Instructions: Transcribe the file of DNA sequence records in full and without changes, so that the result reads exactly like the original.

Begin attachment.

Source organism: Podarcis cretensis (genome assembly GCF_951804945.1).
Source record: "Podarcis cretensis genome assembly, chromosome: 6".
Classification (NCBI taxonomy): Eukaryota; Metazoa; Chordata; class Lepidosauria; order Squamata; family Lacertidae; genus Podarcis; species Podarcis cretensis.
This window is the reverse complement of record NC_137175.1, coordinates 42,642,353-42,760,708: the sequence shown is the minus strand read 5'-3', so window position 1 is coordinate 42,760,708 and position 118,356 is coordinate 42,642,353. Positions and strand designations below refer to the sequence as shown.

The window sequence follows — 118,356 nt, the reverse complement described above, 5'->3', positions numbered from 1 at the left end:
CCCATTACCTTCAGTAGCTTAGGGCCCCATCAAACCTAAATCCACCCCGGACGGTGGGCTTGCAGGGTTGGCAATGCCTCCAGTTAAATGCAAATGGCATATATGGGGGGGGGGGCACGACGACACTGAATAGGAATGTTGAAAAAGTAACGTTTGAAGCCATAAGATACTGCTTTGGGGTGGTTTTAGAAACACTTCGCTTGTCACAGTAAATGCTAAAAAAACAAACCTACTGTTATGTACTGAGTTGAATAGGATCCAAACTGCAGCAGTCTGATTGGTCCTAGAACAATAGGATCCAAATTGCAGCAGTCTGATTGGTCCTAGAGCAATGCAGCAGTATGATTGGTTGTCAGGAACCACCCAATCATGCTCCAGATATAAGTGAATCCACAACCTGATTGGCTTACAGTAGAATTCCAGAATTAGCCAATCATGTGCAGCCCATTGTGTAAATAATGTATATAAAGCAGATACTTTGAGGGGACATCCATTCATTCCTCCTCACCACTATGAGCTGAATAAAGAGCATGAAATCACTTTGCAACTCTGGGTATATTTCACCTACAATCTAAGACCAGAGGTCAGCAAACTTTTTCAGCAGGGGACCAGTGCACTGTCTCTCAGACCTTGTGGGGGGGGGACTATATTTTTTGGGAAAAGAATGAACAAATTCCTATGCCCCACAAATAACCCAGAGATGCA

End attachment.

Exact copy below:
Source organism: Podarcis cretensis (genome assembly GCF_951804945.1).
Source record: "Podarcis cretensis genome assembly, chromosome: 6".
Classification (NCBI taxonomy): Eukaryota; Metazoa; Chordata; class Lepidosauria; order Squamata; family Lacertidae; genus Podarcis; species Podarcis cretensis.
This window is the reverse complement of record NC_137175.1, coordinates 42,642,353-42,760,708: the sequence shown is the minus strand read 5'-3', so window position 1 is coordinate 42,760,708 and position 118,356 is coordinate 42,642,353. Positions and strand designations below refer to the sequence as shown.

The window sequence follows — 118,356 nt, the reverse complement described above, 5'->3', positions numbered from 1 at the left end:
CCCATTACCTTCAGTAGCTTAGGGCCCCATCAAACCTAAATCCACCCCGGACGGTGGGCTTGCAGGGTTGGCAATGCCTCCAGTTAAATGCAAATGGCATATATGGGGGGGGGGGCACGACGACACTGAATAGGAATGTTGAAAAAGTAACGTTTGAAGCCATAAGATACTGCTTTGGGGTGGTTTTAGAAACACTTCGCTTGTCACAGTAAATGCTAAAAAAACAAACCTACTGTTATGTACTGAGTTGAATAGGATCCAAACTGCAGCAGTCTGATTGGTCCTAGAACAATAGGATCCAAATTGCAGCAGTCTGATTGGTCCTAGAGCAATGCAGCAGTATGATTGGTTGTCAGGAACCACCCAATCATGCTCCAGATATAAGTGAATCCACAACCTGATTGGCTTACAGTAGAATTCCAGAATTAGCCAATCATGTGCAGCCCATTGTGTAAATAATGTATATAAAGCAGATACTTTGAGGGGACATCCATTCATTCCTCCTCACCACTATGAGCTGAATAAAGAGCATGAAATCACTTTGCAACTCTGGGTATATTTCACCTACAATCTAAGACCAGAGGTCAGCAAACTTTTTCAGCAGGGGACCAGTGCACTGTCTCTCAGACCTTGTGGGGGGGGGACTATATTTTTTGGGAAAAGAATGAACAAATTCCTATGCCCCACAAATAACCCAGAGATGCA